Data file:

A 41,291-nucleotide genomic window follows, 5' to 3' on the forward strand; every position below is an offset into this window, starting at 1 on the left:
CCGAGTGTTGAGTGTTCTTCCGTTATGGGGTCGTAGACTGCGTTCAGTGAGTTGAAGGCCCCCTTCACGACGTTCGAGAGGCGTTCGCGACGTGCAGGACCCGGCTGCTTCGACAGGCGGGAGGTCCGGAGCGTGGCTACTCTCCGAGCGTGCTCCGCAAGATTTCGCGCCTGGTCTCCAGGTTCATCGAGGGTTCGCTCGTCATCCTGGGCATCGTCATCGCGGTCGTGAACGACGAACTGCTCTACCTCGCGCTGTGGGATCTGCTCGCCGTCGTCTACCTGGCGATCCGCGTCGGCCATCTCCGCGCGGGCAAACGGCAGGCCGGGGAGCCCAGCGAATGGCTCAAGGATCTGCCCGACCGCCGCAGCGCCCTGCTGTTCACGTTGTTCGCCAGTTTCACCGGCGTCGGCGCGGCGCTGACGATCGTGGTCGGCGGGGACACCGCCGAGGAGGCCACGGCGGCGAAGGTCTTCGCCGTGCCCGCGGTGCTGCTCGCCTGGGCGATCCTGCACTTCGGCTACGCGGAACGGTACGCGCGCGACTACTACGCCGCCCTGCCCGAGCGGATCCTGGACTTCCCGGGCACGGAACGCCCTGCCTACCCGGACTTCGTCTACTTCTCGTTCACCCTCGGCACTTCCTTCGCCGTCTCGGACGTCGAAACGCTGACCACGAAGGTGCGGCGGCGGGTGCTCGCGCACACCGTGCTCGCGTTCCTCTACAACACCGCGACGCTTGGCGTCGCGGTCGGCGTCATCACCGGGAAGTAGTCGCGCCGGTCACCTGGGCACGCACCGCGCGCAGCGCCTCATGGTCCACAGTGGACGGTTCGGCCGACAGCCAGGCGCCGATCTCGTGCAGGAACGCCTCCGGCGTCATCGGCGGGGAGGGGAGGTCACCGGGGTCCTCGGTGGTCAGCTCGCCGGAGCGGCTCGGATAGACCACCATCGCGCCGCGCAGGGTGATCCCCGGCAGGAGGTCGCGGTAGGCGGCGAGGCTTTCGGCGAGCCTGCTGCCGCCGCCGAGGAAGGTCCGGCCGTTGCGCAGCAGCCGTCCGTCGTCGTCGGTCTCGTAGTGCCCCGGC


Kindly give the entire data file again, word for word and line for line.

A 41,291-nucleotide genomic window follows, 5' to 3' on the forward strand; every position below is an offset into this window, starting at 1 on the left:
CCGAGTGTTGAGTGTTCTTCCGTTATGGGGTCGTAGACTGCGTTCAGTGAGTTGAAGGCCCCCTTCACGACGTTCGAGAGGCGTTCGCGACGTGCAGGACCCGGCTGCTTCGACAGGCGGGAGGTCCGGAGCGTGGCTACTCTCCGAGCGTGCTCCGCAAGATTTCGCGCCTGGTCTCCAGGTTCATCGAGGGTTCGCTCGTCATCCTGGGCATCGTCATCGCGGTCGTGAACGACGAACTGCTCTACCTCGCGCTGTGGGATCTGCTCGCCGTCGTCTACCTGGCGATCCGCGTCGGCCATCTCCGCGCGGGCAAACGGCAGGCCGGGGAGCCCAGCGAATGGCTCAAGGATCTGCCCGACCGCCGCAGCGCCCTGCTGTTCACGTTGTTCGCCAGTTTCACCGGCGTCGGCGCGGCGCTGACGATCGTGGTCGGCGGGGACACCGCCGAGGAGGCCACGGCGGCGAAGGTCTTCGCCGTGCCCGCGGTGCTGCTCGCCTGGGCGATCCTGCACTTCGGCTACGCGGAACGGTACGCGCGCGACTACTACGCCGCCCTGCCCGAGCGGATCCTGGACTTCCCGGGCACGGAACGCCCTGCCTACCCGGACTTCGTCTACTTCTCGTTCACCCTCGGCACTTCCTTCGCCGTCTCGGACGTCGAAACGCTGACCACGAAGGTGCGGCGGCGGGTGCTCGCGCACACCGTGCTCGCGTTCCTCTACAACACCGCGACGCTTGGCGTCGCGGTCGGCGTCATCACCGGGAAGTAGTCGCGCCGGTCACCTGGGCACGCACCGCGCGCAGCGCCTCATGGTCCACAGTGGACGGTTCGGCCGACAGCCAGGCGCCGATCTCGTGCAGGAACGCCTCCGGCGTCATCGGCGGGGAGGGGAGGTCACCGGGGTCCTCGGTGGTCAGCTCGCCGGAGCGGCTCGGATAGACCACCATCGCGCCGCGCAGGGTGATCCCCGGCAGGAGGTCGCGGTAGGCGGCGAGGCTTTCGGCGAGCCTGCTGCCGCCGCCGAGGAAGGTCCGGCCGTTGCGCAGCAGCCGTCCGTCGTCGTCGGTCTCGTAGTGCCCCGGC